Build Confidence

Teaching aspiring educators today means exposing them to tools designed to get fast, confidence-building results.

The following interview with Mary Todd Allen, a special education instructor at Winston-Salem State University, discusses her work with young teachers and her experiences as a high school teacher. A former adjunct professor at Wake Forest University, and North Carolina Agricultural and Technical State University, Mary has also worked with the Virginia and U.S. Departments of Education.

Mary is a graduate of Radford University with an emphasis in Special Education, and holds a master's degree in Education from Virginia Polytechnic Institute and State University. She has been employed in the field of education since 1982.

ILC: Why did you bring TouchMath into your high school classroom?

Todd Allen: The concept made sense for so many of my special high school students. They were unable to remember basic facts, so they counted on their fingers - trying to add large numbers. With TouchMath, they could use a proven touching/counting method. It was so much easier and more effective. They made fewer errors and quickly became proficient.

ILC: Why do you teach TouchMath to future teachers?

Todd Allen: There are two reasons. At Virginia Tech, where I coordinated a school-to-work transition program, I kept running into a major barrier: teachers found that their students were unable to handle basic math facts and therefore could not work successfully at jobs that required them to do quick addition and subtraction. TouchMath was the answer.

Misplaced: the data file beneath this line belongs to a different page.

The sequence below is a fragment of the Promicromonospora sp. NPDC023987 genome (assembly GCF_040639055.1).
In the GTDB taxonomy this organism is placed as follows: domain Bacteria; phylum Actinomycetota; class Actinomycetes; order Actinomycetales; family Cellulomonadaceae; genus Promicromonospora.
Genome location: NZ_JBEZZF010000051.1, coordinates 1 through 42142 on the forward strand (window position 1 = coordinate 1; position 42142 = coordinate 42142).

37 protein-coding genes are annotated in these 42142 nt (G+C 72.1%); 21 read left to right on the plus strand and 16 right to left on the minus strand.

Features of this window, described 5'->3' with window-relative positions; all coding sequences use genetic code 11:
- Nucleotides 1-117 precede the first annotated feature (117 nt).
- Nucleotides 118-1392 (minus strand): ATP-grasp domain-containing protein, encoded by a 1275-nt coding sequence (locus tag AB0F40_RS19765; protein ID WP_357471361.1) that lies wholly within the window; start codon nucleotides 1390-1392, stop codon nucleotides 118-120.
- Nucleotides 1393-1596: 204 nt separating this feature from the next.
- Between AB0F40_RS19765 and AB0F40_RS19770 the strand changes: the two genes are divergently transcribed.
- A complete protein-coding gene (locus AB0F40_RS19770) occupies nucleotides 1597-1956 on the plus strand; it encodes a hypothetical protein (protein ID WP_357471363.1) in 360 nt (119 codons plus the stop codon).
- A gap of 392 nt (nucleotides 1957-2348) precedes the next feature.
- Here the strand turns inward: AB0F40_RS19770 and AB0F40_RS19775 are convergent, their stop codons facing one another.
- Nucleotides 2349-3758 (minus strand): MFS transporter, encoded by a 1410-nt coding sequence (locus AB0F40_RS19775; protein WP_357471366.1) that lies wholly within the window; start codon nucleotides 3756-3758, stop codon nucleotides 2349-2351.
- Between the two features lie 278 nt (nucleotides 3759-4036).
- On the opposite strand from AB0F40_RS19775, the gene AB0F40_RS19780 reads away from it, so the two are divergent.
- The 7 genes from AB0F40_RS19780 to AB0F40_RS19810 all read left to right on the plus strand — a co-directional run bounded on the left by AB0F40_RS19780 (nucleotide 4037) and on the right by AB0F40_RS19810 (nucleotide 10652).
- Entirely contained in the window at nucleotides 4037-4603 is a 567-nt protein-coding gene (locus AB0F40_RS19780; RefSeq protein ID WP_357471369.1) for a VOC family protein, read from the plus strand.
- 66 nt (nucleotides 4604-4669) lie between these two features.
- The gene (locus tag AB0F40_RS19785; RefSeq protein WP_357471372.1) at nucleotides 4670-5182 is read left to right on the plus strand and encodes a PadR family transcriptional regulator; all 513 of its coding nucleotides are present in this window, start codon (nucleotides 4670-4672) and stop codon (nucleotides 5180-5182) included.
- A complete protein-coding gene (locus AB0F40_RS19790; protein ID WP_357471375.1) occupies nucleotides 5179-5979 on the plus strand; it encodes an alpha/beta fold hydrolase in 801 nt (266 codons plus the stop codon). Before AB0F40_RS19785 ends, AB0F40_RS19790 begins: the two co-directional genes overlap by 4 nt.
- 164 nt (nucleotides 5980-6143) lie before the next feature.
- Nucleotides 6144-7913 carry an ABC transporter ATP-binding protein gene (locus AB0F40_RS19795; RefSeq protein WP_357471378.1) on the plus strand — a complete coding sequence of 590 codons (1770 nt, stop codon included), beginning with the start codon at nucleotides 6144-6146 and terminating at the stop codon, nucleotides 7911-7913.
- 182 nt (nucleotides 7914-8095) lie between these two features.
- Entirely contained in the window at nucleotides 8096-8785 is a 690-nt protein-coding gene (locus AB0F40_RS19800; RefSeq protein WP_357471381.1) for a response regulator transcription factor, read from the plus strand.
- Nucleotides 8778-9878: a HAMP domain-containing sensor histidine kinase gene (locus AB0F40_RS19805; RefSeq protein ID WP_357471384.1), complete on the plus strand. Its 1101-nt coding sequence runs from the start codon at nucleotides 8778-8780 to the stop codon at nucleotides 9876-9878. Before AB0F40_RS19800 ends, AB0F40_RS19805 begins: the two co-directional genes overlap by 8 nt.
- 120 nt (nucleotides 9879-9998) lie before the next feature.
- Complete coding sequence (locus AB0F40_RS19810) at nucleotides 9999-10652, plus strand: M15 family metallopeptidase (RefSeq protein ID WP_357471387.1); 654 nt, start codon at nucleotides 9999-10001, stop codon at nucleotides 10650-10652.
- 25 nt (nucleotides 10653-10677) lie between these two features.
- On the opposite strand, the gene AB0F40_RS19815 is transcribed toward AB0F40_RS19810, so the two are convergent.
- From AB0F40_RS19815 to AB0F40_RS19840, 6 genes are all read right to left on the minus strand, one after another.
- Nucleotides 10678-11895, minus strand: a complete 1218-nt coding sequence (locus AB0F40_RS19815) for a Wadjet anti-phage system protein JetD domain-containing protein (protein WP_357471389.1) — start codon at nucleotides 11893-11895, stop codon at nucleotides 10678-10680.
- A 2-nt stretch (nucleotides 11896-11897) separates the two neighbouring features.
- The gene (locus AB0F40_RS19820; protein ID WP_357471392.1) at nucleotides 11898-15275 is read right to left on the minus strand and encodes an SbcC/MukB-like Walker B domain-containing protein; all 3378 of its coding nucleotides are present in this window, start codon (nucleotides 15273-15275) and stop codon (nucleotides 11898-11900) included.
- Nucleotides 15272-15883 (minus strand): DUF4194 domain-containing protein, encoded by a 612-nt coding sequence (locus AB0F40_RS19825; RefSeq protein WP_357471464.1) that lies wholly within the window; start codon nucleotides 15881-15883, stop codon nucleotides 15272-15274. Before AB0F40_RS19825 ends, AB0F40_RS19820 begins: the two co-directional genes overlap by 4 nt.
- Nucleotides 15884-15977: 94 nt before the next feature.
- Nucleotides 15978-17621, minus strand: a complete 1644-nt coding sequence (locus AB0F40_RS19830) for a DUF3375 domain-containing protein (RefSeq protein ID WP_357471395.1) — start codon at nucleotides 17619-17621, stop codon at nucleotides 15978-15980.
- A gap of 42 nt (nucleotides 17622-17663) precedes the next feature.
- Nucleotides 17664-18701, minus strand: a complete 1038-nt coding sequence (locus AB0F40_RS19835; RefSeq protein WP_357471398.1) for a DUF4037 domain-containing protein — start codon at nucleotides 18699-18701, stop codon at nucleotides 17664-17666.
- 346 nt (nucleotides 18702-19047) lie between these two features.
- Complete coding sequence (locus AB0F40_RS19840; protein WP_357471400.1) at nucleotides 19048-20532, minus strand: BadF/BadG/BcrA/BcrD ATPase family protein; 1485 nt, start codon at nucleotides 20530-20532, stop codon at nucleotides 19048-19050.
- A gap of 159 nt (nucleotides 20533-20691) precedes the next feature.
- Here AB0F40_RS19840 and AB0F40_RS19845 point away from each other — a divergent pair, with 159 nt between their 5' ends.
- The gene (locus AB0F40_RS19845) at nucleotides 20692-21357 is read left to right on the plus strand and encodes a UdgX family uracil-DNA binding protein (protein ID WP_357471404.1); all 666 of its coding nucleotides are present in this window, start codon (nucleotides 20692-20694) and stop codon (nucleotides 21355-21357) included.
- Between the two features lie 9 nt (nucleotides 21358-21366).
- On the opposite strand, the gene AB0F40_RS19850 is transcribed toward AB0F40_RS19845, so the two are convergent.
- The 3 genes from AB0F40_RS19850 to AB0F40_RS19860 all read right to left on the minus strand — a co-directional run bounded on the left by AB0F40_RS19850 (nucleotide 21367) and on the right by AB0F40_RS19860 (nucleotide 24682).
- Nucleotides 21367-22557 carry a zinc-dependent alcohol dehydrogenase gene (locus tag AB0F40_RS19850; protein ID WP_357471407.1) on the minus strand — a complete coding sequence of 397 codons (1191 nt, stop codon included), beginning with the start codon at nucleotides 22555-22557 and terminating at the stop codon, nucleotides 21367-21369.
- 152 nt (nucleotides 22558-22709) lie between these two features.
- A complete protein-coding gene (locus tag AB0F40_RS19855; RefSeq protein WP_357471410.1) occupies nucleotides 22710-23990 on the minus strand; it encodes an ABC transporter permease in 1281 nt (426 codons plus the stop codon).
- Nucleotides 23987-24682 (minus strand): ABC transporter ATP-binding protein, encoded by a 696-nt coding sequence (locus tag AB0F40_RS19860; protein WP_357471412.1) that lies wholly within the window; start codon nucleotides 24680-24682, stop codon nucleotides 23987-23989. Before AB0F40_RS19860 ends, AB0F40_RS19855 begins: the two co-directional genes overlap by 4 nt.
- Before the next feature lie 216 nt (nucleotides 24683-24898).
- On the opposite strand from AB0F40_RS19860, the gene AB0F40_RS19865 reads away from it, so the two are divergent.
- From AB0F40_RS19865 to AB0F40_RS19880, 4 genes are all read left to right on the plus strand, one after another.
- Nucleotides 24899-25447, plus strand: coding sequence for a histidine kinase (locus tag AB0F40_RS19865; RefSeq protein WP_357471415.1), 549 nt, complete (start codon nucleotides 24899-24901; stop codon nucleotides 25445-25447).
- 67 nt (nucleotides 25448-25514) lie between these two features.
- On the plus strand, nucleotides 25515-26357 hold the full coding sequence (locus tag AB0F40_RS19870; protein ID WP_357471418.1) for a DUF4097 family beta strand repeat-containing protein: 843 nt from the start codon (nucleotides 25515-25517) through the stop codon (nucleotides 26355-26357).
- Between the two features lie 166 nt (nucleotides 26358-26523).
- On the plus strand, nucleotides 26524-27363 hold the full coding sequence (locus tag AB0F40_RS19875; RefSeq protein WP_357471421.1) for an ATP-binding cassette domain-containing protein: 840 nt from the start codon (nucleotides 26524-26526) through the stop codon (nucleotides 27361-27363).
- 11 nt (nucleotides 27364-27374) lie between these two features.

Furthermore, in 1997, I had an opportunity at Winston-Salem State University to teach a class called Math for Students with Learning Disabilities. I realized that student teachers needed strategies they could use right away in the classroom. They needed a way to build confidence as instructors and help children at the same time; something easy to learn. TouchMath is a phenomenal discovery for tactile/kinesthetic learners. It's also a great confidence-builder for new teachers.

ILC: What specific features do you like about the program?

Todd Allen: TouchMath is based on research and on what we know about how children learn in a variety of ways. It has also stood the test of time.

ILC: What advice do you have for aspiring teachers?

Todd Allen: I have a strong belief that all children can learn ... but not in the same way. I encourage student teachers to find out how each of their children learn and then use the tools that work.

Abraham Maslow reportedly observed that if every problem looks like a nail, the only tool you'll have is a hammer. I encourage new teachers to fill their toolboxes and to add at least one new tool every year they're in this profession. TouchMath is a tool they can incorporate into their teaching repertoire easily and inexpensively. They will see immediate success with students struggling to master basic facts.

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